Search Results

Keywords: students

Historical Items

View All Showing 2 of 1507 Showing 3 of 1507

Item 14913

Bucksport Grammar School students, 1892

Contributed by: Bucksport Historical Society Date: 1892 Location: Bucksport Media: Photographic print

Item 103616

Fingerprinting explained to students, Portland, 1936

Contributed by: Maine Historical Society/MaineToday Media Date: 1936-12-17 Location: Portland Media: Glass Negative

Item 68432

High school students at Porter Lake, Strong, ca. 1909

Contributed by: Strong Historical Society Date: circa 1909 Location: Strong Media: Photographic print

Exhibits

View All Showing 2 of 80 Showing 3 of 80

Exhibit

Reading, Writing and 'Rithmetic: Brooklin Schools

When Brooklin, located on the Blue Hill Peninsula, was incorporated in 1849, there were ten school districts and nine one-room school houses. As the years went by, population changes affected the location and number of schools in the area. State requirements began to determine ways that student's education would be handled. Regardless, education of the Brooklin students always remained a high priority for the town.

Exhibit

Bowdoin College Scientific Expedition to Labrador

"The Bowdoin Boys" -- some students and recent graduates -- traveled to Labrador in 1891 to collect artifacts, specimens, and to try to find Grand Falls, a waterfall deep in Labrador's interior.

Exhibit

Student Exhibit: Bloomfield Academy

In 1842, the new Bloomfield Academy was constructed in Skowhegan. The new brick building replaced the very first Bloomfield Academy, a small wooden building that had been built in 1814 and served as the high school until 1871. After that, it housed elementary school classes until 1980.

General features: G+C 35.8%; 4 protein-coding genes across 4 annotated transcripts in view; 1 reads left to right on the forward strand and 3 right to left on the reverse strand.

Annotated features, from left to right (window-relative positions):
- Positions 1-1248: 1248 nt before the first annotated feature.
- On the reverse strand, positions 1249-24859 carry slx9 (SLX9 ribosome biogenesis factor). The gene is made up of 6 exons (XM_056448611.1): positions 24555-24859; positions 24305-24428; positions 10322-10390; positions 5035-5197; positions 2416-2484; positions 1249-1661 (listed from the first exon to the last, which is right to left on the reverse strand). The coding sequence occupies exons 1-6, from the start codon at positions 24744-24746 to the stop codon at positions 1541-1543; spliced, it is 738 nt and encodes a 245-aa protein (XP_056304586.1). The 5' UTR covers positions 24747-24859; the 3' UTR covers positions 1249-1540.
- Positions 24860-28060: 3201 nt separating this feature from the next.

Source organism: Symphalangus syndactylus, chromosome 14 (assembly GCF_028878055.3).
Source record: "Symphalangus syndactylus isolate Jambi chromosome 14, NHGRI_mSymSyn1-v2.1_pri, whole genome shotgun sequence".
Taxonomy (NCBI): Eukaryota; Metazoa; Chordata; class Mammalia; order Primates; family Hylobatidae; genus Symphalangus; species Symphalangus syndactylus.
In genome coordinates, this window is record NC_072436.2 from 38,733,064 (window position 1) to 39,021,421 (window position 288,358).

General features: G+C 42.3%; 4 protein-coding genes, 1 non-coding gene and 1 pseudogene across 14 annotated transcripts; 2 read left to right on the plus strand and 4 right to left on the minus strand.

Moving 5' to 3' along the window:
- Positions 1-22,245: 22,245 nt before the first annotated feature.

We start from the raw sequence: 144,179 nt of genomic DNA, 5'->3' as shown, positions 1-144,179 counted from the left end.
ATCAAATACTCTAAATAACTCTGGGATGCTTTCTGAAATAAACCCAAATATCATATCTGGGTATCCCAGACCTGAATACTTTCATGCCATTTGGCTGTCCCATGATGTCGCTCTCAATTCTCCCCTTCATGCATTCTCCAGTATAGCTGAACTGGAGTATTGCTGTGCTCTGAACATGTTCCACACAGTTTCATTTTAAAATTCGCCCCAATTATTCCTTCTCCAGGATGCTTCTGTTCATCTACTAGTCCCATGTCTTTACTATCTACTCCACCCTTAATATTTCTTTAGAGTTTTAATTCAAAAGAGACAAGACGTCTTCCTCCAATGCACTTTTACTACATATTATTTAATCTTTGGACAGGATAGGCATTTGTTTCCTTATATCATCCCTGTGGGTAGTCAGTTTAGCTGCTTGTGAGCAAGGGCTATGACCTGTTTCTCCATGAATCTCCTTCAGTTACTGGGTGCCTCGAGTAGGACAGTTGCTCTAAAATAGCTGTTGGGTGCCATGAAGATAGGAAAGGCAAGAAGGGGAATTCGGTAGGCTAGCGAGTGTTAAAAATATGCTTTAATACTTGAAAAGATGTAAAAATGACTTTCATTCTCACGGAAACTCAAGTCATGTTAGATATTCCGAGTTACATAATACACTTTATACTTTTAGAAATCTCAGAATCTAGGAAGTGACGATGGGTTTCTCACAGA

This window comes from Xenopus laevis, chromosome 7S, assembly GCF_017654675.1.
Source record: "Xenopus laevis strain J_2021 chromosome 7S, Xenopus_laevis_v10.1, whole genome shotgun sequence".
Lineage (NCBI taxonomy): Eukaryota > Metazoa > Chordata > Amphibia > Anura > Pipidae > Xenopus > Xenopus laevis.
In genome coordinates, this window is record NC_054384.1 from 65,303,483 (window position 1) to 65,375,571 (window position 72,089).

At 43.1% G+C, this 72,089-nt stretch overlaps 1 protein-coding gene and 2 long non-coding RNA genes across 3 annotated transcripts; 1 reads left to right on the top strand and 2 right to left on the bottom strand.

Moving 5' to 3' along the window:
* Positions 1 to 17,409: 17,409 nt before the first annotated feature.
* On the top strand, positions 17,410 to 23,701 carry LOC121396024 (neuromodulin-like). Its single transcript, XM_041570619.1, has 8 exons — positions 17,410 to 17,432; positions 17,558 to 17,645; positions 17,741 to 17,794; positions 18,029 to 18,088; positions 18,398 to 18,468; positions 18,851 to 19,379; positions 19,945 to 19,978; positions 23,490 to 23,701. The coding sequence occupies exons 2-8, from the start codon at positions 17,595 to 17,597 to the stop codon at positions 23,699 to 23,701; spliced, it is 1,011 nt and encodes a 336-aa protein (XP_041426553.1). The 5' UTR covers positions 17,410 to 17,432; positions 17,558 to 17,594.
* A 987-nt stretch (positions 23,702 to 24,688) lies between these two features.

Site Pages

View All Showing 2 of 384 Showing 3 of 384

Site Page

Guilford, Maine - STUDENT CORNER

… Community Middle School Students PCMS Students Visit Bangor Daily News PCMS Students visit to Bangor Daily News X Read the Guilford History…

Site Page

Bath's Historic Downtown - Student Exhibits

Student Exhibits Bath Savings Institution and Hyde Block The Intersection of Centre and Washington Church Block Columbian Block The Customs House…

Site Page

Life on a Tidal River - Cohen Students

Ron Bilancia's quarterly Maine Studies classes worked on this project. All students received instruction on how to handle artifacts and how to scan…

My Maine Stories

View All Showing 2 of 12 Showing 3 of 12

Story

My service in Afghanistan with the Marines and my life today
by Nicholas Krier

My service in Afghanistan with the Marines

Story

Surfing in Maine
by Emma G.

Emma, a student of documentary film making, talks about surfing at Scarborough Beach

Story

The tradition of lobstering
by Sadie Samuels

I learned to fish from my Dad and will lobster the rest of my life

Lesson Plans

View All Showing 2 of 49 Showing 3 of 49

Lesson Plan

Primary Sources: Museum Practices for Students

Grade Level: K-2, 3-5 Content Area: Social Studies
Included here are some basics about general museum etiquette and ways to enable your students a greater understanding of museums, artifacts and their significance in illustrating history.

Lesson Plan

Longfellow Studies: An American Studies Approach to Henry Wadsworth Longfellow

Grade Level: 6-8, 9-12 Content Area: English Language Arts, Social Studies